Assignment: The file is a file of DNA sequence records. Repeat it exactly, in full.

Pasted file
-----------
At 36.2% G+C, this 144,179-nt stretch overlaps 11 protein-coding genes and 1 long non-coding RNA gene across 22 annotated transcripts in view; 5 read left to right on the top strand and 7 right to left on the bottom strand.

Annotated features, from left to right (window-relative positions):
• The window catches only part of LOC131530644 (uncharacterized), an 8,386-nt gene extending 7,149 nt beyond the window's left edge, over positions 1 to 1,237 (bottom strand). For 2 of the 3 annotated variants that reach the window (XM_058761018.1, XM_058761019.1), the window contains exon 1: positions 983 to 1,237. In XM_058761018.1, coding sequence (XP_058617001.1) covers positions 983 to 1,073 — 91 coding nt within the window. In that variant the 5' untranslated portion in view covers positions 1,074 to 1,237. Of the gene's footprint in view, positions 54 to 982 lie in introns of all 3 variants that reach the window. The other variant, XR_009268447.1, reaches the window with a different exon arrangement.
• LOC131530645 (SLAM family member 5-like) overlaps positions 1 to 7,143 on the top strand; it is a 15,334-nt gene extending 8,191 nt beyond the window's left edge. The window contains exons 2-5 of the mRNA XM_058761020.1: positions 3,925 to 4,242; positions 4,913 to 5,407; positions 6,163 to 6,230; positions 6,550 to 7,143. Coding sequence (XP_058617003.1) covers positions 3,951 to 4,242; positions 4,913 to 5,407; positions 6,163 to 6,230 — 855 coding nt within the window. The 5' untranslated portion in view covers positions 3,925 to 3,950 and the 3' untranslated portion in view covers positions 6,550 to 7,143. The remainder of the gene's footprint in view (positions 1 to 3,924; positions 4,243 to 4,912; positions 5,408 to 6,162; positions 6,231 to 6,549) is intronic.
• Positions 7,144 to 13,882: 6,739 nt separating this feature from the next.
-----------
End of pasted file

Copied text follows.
At 36.2% G+C, this 144,179-nt stretch overlaps 11 protein-coding genes and 1 long non-coding RNA gene across 22 annotated transcripts in view; 5 read left to right on the top strand and 7 right to left on the bottom strand.

Annotated features, from left to right (window-relative positions):
• The window catches only part of LOC131530644 (uncharacterized), an 8,386-nt gene extending 7,149 nt beyond the window's left edge, over positions 1 to 1,237 (bottom strand). For 2 of the 3 annotated variants that reach the window (XM_058761018.1, XM_058761019.1), the window contains exon 1: positions 983 to 1,237. In XM_058761018.1, coding sequence (XP_058617001.1) covers positions 983 to 1,073 — 91 coding nt within the window. In that variant the 5' untranslated portion in view covers positions 1,074 to 1,237. Of the gene's footprint in view, positions 54 to 982 lie in introns of all 3 variants that reach the window. The other variant, XR_009268447.1, reaches the window with a different exon arrangement.
• LOC131530645 (SLAM family member 5-like) overlaps positions 1 to 7,143 on the top strand; it is a 15,334-nt gene extending 8,191 nt beyond the window's left edge. The window contains exons 2-5 of the mRNA XM_058761020.1: positions 3,925 to 4,242; positions 4,913 to 5,407; positions 6,163 to 6,230; positions 6,550 to 7,143. Coding sequence (XP_058617003.1) covers positions 3,951 to 4,242; positions 4,913 to 5,407; positions 6,163 to 6,230 — 855 coding nt within the window. The 5' untranslated portion in view covers positions 3,925 to 3,950 and the 3' untranslated portion in view covers positions 6,550 to 7,143. The remainder of the gene's footprint in view (positions 1 to 3,924; positions 4,243 to 4,912; positions 5,408 to 6,162; positions 6,231 to 6,549) is intronic.
• Positions 7,144 to 13,882: 6,739 nt separating this feature from the next.